Quit rates are high across the wage distribution, but the record level of workers considering quitting does not directly overlap with the squeeze of middle-wage workers, as the highest level of quits is among the lowest paying jobs where the highest level of openings exist.
“Lower-wage workers are able to change jobs and find new opportunities at higher salary levels. Very high-wage workers, those earning $150,000 or more per year, are more likely to doing jobs that increased salaries the most, so even though they stayed in their role, they saw their salaries go up,” Wronski said.
Quit rates in the Covid economy show the biggest increases in low-wage sectors, including retail and foodservice, not the more concentrated knowledge worker jobs in the middle-income bracket.
“People expected a lot more workers to jump ship when the big increases didn’t come, and they didn’t,” said Rucha Vankudre, senior economist at the market research firm Emsi Burning Glass work.
It’s time to get your wage gains
Now may be the time to demand more from employers, as the level of wage gains and job opportunities in the current market is not sustainable. Quit rates will decline and the intense competition for workers in the labor economy will ease as overall employment continues to grow.
“As we get closer and closer to full employment, job growth will slow and job openings will slow,” Shierholz said.
And as Covid moves further into the rearview mirror, more workers will return.
“It’s not good for workers,” she said. “We are in this extraordinary moment of increased bargaining power for workers due to some extraordinary circumstances of the Covid recovery. These will not last.”
An economy that is creating more than 500,000 jobs a month and as many in the first four months of this year as in most full years of the past decade cannot continue at this rate, which means the ability to shift jobs and receive higher salary increases. due to strong competition for workers will decline.
There will be a lasting realization among workers that they can unite and demand more from employers, whether it’s wages, benefits or company values. “That realization won’t go away,” Shierholz said.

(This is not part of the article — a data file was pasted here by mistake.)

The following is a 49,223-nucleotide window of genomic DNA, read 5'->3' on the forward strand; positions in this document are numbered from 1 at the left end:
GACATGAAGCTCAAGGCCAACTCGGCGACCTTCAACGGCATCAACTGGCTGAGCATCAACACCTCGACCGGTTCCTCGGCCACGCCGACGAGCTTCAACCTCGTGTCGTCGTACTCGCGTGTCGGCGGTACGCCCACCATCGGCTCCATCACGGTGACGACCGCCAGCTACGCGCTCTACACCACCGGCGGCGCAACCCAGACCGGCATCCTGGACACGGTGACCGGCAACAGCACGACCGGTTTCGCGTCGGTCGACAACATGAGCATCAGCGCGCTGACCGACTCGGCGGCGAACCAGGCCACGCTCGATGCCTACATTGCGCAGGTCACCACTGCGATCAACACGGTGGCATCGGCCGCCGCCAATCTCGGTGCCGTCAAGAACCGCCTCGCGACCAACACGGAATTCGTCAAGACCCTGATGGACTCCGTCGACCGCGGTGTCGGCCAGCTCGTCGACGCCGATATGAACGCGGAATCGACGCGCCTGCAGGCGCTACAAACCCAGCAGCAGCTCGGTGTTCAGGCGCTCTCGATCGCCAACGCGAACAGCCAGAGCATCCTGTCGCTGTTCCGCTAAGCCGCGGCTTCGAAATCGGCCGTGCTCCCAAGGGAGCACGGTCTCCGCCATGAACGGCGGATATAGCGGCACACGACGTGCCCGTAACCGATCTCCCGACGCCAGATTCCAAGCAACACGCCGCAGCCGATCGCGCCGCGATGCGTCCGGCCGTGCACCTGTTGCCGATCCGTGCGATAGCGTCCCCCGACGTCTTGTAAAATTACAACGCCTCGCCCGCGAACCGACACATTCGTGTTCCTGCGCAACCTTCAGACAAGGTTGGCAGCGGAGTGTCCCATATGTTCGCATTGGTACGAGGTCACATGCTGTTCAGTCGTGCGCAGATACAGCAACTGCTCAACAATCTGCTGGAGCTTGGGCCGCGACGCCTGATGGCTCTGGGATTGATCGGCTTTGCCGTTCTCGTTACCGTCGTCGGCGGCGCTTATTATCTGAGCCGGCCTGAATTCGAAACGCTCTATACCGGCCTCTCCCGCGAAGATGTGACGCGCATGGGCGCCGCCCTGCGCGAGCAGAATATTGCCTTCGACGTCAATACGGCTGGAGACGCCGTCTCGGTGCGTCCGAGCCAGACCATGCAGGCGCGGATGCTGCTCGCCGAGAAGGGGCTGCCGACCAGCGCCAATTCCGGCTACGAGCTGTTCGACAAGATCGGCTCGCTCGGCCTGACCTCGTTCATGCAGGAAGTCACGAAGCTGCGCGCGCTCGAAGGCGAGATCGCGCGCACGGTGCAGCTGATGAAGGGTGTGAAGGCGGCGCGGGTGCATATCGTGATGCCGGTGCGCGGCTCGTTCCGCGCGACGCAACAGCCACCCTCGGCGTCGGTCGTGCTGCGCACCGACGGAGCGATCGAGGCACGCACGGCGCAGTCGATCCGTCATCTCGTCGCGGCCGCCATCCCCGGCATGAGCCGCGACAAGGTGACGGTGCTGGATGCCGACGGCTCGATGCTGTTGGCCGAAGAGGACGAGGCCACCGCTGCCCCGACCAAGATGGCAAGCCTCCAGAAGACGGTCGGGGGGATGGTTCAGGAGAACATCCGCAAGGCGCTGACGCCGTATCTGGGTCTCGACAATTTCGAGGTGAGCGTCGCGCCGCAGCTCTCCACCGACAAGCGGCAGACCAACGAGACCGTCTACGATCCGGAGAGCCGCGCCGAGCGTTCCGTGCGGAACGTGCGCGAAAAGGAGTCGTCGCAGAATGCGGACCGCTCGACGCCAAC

Recent wage increases from Microsoft and Apple are an acknowledgment of increased worker power at companies with the highest profit levels in the market. But one inflationary truth that will remain is that a $22 hourly wage for a worker at an Apple store is a lot less three years from now. “Those wage gains won’t be cut, but we’re still going to have inflation. That’s a constant thing. It’s not like now that we got those wage increases, it’s mission accomplished. He remains still a lot to do,” said Shierholz.
With two job offers for each worker, power remains tilted towards the worker, and economists say it is difficult to envision a situation in which employers reclaim all the power that has shifted in recent years.
“We just don’t have the people to fill these jobs and employers will have to give a little bit. We’ve never been here before, we’ve never had so many job openings,” Vankudre said.
Employers have already become more flexible on terms like hybrid working, and in terms of the benefits and training offered, but wages are not keeping pace with inflation in real terms.
“We expected everyone [employers] would make market adjustments and that hasn’t really happened,” Vankudre said.
Meanwhile, time is running out for a record job recovery.
“Now is the time to get your paychecks if you can,” Shierholz said.